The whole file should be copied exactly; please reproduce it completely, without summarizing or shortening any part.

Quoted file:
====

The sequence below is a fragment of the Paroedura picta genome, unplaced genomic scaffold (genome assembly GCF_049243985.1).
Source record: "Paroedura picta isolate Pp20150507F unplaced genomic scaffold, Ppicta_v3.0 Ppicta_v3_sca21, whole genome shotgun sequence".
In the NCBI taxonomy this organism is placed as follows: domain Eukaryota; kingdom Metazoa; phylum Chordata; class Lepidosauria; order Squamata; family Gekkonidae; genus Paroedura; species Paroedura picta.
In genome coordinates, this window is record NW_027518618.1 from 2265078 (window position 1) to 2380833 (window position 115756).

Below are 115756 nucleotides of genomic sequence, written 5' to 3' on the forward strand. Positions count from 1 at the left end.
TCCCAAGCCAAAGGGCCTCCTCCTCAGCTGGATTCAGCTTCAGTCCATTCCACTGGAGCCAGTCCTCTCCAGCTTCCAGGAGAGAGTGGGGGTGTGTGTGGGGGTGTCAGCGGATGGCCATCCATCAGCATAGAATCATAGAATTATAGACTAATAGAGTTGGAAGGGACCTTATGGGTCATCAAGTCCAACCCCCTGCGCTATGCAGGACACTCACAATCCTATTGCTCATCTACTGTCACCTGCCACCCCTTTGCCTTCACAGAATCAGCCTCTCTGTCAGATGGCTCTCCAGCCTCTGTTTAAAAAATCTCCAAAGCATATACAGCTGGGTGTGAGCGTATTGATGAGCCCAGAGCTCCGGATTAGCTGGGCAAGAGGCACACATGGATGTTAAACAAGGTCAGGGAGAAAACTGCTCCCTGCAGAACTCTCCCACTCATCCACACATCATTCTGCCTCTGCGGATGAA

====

The sequence below is a fragment of the Paroedura picta genome, unplaced genomic scaffold (genome assembly GCF_049243985.1).
Source record: "Paroedura picta isolate Pp20150507F unplaced genomic scaffold, Ppicta_v3.0 Ppicta_v3_sca21, whole genome shotgun sequence".
In the NCBI taxonomy this organism is placed as follows: domain Eukaryota; kingdom Metazoa; phylum Chordata; class Lepidosauria; order Squamata; family Gekkonidae; genus Paroedura; species Paroedura picta.
In genome coordinates, this window is record NW_027518618.1 from 2265078 (window position 1) to 2380833 (window position 115756).

Below are 115756 nucleotides of genomic sequence, written 5' to 3' on the forward strand. Positions count from 1 at the left end.
TCCCAAGCCAAAGGGCCTCCTCCTCAGCTGGATTCAGCTTCAGTCCATTCCACTGGAGCCAGTCCTCTCCAGCTTCCAGGAGAGAGTGGGGGTGTGTGTGGGGGTGTCAGCGGATGGCCATCCATCAGCATAGAATCATAGAATTATAGACTAATAGAGTTGGAAGGGACCTTATGGGTCATCAAGTCCAACCCCCTGCGCTATGCAGGACACTCACAATCCTATTGCTCATCTACTGTCACCTGCCACCCCTTTGCCTTCACAGAATCAGCCTCTCTGTCAGATGGCTCTCCAGCCTCTGTTTAAAAAATCTCCAAAGCATATACAGCTGGGTGTGAGCGTATTGATGAGCCCAGAGCTCCGGATTAGCTGGGCAAGAGGCACACATGGATGTTAAACAAGGTCAGGGAGAAAACTGCTCCCTGCAGAACTCTCCCACTCATCCACACATCATTCTGCCTCTGCGGATGAA